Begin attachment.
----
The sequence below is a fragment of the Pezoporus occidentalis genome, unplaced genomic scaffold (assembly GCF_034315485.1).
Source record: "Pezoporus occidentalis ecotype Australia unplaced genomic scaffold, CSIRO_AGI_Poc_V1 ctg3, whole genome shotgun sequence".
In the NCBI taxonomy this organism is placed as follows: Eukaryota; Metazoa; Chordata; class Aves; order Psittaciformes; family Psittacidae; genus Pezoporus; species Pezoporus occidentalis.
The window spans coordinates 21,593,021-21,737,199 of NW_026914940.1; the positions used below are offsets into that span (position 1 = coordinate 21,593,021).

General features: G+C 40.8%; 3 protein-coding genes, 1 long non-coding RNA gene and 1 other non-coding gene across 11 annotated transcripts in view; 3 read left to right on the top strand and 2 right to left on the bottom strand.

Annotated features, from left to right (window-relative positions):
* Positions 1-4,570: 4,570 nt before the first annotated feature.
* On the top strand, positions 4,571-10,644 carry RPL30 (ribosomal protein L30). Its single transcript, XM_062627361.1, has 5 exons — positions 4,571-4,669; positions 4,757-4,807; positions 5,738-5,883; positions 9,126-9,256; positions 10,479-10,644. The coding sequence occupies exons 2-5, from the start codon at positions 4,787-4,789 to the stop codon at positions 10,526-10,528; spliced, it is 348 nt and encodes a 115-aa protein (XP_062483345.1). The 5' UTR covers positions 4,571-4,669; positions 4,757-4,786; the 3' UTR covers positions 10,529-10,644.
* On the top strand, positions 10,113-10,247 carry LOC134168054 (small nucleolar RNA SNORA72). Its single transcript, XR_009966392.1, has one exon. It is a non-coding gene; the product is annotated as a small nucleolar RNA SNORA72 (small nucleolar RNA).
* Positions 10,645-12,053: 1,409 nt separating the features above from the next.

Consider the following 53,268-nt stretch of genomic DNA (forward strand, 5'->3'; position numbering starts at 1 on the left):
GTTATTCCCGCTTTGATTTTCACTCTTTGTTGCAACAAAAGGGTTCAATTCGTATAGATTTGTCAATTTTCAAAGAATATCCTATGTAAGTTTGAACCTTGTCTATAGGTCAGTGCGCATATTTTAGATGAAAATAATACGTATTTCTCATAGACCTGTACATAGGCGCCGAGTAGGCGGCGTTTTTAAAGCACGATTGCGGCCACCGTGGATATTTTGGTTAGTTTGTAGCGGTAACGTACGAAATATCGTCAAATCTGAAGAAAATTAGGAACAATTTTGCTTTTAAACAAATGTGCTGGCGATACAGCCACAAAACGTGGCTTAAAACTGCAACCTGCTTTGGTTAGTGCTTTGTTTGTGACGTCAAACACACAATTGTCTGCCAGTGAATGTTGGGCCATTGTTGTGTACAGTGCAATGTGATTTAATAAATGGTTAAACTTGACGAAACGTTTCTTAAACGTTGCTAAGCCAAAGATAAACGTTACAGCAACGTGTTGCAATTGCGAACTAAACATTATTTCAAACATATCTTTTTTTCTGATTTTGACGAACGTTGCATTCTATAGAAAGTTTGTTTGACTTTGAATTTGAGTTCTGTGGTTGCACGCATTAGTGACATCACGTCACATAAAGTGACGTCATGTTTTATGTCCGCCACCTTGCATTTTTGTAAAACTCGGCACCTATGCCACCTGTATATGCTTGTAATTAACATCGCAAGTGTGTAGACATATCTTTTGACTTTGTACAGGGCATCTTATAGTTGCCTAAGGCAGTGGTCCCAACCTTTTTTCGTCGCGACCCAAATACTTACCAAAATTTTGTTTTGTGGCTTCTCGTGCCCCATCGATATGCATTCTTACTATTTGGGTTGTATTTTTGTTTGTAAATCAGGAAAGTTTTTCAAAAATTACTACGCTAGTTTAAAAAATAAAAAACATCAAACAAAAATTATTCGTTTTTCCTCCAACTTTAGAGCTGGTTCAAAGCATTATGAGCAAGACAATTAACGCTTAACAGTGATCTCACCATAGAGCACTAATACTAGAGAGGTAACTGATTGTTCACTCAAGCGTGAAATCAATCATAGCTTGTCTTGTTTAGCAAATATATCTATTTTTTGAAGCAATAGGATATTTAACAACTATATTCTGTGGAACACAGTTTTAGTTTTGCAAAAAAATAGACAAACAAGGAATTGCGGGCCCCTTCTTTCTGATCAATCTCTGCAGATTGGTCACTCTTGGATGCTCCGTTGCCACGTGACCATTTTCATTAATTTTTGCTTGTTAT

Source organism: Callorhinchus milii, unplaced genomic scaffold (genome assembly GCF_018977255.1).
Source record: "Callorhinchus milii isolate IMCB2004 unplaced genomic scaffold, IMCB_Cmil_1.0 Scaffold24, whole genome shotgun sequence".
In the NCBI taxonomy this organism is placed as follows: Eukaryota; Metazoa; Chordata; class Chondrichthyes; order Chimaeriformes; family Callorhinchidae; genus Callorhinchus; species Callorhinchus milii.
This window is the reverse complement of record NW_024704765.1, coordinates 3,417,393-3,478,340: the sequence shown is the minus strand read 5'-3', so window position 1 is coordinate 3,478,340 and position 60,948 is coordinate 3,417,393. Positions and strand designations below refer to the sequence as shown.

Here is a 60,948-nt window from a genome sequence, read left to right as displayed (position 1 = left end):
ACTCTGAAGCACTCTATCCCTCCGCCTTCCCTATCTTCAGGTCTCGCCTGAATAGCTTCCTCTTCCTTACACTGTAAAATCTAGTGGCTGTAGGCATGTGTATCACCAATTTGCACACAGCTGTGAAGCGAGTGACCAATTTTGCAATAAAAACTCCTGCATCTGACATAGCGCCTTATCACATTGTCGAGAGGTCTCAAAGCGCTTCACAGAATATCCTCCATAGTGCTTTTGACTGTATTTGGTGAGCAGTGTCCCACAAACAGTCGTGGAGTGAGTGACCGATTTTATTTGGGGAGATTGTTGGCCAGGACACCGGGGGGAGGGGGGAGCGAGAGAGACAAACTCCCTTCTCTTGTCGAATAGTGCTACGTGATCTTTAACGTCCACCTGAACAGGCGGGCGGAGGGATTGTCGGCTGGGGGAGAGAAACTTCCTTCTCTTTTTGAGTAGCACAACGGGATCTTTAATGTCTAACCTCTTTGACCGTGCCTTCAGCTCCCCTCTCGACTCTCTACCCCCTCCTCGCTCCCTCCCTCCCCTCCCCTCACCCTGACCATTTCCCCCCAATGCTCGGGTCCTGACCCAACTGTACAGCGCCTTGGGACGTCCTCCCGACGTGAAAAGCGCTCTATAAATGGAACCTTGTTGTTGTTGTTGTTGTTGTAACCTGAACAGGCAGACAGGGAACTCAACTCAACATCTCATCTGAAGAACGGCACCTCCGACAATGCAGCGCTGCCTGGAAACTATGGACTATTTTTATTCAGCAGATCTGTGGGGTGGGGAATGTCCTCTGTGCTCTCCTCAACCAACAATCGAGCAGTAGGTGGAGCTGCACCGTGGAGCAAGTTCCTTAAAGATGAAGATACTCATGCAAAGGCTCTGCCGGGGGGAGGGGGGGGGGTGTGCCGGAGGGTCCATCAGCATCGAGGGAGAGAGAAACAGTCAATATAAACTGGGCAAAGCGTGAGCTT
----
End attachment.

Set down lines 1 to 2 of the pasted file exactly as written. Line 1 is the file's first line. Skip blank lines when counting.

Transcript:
The sequence below is a fragment of the Pezoporus occidentalis genome, unplaced genomic scaffold (assembly GCF_034315485.1).
Source record: "Pezoporus occidentalis ecotype Australia unplaced genomic scaffold, CSIRO_AGI_Poc_V1 ctg3, whole genome shotgun sequence".